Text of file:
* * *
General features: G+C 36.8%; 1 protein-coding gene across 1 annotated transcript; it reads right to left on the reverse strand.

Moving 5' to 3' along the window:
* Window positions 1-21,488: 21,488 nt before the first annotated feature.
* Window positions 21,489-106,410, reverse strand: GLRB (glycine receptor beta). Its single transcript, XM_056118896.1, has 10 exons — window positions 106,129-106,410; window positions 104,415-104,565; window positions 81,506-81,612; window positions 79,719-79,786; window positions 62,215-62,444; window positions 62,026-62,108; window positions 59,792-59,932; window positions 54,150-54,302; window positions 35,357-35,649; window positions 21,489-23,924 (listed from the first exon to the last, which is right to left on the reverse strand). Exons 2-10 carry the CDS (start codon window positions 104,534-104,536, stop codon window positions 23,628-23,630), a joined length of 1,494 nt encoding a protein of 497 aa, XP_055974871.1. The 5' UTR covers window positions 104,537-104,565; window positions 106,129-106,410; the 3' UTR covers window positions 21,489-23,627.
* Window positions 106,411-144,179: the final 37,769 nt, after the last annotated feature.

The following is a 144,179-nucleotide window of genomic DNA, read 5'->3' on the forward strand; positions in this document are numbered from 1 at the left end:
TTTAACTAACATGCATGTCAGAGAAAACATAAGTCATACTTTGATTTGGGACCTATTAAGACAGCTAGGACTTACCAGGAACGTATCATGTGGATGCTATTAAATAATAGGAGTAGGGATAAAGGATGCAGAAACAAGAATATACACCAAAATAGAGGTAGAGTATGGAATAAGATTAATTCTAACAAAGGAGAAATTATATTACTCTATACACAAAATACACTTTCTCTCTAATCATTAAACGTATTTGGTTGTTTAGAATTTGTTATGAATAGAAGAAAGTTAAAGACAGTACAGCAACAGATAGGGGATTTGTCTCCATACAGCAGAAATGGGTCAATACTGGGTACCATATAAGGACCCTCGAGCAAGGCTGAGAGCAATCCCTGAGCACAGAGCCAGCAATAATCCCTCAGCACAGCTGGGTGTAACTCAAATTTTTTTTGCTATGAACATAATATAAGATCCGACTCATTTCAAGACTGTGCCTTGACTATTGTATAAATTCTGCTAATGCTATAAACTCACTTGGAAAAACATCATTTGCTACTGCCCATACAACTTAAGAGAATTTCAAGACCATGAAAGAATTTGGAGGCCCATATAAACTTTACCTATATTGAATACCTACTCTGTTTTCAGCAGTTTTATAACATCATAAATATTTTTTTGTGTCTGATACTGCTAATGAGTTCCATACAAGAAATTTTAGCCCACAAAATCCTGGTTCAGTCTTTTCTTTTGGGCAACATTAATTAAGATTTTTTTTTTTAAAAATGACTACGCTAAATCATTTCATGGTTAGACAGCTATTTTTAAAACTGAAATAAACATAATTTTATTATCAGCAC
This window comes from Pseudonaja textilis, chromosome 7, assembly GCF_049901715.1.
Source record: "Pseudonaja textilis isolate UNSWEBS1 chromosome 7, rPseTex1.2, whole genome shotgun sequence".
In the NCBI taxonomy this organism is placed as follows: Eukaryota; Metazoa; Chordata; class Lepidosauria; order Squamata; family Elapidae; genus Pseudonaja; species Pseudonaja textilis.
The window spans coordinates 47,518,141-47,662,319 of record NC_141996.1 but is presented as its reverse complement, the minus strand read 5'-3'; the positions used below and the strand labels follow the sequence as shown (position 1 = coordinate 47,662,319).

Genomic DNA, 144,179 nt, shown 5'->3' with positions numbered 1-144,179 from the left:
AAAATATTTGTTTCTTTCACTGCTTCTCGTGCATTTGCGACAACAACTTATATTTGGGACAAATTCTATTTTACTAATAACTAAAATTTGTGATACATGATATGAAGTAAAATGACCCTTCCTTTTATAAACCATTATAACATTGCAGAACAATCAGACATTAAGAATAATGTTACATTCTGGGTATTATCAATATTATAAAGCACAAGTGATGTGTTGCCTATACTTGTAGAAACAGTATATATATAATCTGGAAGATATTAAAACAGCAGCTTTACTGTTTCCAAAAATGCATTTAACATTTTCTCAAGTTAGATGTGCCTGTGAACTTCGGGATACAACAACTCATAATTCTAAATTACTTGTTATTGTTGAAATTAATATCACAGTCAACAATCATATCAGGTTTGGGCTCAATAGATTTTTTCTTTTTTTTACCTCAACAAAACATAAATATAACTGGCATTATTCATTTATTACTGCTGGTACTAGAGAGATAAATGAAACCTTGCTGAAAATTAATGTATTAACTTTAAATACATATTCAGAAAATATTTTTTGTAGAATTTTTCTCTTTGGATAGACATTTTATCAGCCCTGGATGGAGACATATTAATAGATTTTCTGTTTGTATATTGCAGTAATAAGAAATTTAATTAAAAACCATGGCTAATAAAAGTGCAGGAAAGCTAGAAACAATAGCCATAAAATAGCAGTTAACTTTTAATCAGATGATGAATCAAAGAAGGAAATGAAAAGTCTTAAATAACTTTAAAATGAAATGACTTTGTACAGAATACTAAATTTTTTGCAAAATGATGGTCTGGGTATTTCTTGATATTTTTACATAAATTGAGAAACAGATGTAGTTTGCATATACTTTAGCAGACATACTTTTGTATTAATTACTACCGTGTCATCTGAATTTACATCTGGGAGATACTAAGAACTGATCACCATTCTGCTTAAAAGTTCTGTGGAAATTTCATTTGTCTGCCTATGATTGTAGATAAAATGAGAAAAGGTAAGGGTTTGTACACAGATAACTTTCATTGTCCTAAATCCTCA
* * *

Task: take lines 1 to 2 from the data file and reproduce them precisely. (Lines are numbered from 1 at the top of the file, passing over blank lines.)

General features: G+C 36.8%; 1 protein-coding gene across 1 annotated transcript; it reads right to left on the reverse strand.

Moving 5' to 3' along the window: